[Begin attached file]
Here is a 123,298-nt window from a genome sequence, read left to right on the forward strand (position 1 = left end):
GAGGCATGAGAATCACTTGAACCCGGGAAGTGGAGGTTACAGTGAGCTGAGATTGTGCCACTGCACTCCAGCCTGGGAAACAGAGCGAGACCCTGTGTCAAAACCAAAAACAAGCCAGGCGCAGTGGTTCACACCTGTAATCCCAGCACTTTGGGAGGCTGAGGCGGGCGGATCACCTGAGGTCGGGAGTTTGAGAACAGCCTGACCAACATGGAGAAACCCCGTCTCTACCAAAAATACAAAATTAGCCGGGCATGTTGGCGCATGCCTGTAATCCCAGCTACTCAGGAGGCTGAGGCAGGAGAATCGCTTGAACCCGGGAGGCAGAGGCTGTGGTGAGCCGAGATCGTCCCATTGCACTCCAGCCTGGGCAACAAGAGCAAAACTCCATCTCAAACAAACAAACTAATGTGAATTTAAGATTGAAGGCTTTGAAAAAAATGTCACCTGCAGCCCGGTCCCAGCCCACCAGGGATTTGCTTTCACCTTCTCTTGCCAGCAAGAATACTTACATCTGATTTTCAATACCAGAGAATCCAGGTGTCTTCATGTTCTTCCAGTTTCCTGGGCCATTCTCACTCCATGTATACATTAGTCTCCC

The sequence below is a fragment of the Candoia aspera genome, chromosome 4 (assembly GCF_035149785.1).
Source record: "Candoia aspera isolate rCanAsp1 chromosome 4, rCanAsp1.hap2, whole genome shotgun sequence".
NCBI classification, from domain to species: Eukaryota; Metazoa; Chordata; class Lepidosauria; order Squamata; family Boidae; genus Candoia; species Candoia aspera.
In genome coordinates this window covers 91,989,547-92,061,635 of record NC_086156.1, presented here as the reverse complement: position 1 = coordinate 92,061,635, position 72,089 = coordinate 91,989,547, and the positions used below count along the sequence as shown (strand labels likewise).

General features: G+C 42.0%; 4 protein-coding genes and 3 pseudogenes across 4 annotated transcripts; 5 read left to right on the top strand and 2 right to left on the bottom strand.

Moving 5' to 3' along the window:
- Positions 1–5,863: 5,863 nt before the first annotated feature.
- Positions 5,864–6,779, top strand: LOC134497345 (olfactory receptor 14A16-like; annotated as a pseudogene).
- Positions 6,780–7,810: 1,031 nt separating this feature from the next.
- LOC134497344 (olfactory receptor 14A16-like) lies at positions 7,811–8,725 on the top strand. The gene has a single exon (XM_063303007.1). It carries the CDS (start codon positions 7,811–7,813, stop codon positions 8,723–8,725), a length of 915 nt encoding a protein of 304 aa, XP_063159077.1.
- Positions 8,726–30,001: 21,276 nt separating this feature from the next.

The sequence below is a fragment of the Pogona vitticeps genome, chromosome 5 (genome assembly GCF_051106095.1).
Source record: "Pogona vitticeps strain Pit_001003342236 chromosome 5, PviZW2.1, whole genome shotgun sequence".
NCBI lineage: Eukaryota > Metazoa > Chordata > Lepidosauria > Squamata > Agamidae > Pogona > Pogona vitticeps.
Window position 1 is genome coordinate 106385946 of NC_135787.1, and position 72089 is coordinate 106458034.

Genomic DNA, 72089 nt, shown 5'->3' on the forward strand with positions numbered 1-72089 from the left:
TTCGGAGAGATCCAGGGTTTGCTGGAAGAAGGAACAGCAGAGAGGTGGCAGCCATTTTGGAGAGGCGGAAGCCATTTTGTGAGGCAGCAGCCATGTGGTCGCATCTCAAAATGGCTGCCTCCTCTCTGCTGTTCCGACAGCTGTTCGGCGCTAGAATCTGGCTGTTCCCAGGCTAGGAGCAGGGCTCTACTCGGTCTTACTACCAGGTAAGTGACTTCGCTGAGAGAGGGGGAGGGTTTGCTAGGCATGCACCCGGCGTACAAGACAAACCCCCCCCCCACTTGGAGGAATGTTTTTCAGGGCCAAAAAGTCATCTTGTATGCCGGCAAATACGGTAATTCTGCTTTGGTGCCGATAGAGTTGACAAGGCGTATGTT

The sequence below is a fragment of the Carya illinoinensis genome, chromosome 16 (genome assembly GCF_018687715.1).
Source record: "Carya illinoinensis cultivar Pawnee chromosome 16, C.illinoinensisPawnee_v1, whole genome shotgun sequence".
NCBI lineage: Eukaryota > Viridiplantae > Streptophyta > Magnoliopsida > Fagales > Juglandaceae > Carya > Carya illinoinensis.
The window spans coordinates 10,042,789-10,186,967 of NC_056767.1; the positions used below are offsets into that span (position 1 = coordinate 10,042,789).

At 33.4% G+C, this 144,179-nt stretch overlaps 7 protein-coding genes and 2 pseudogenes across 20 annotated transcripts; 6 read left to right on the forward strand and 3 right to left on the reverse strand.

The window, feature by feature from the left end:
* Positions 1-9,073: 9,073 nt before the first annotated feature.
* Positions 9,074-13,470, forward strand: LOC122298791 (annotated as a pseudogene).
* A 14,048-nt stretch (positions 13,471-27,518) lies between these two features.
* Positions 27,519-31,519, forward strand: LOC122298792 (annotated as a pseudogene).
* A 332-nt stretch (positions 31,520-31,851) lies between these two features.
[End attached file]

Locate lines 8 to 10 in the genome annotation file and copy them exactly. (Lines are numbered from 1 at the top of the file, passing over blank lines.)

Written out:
Moving 5' to 3' along the window:
- Positions 1–5,863: 5,863 nt before the first annotated feature.
- Positions 5,864–6,779, top strand: LOC134497345 (olfactory receptor 14A16-like; annotated as a pseudogene).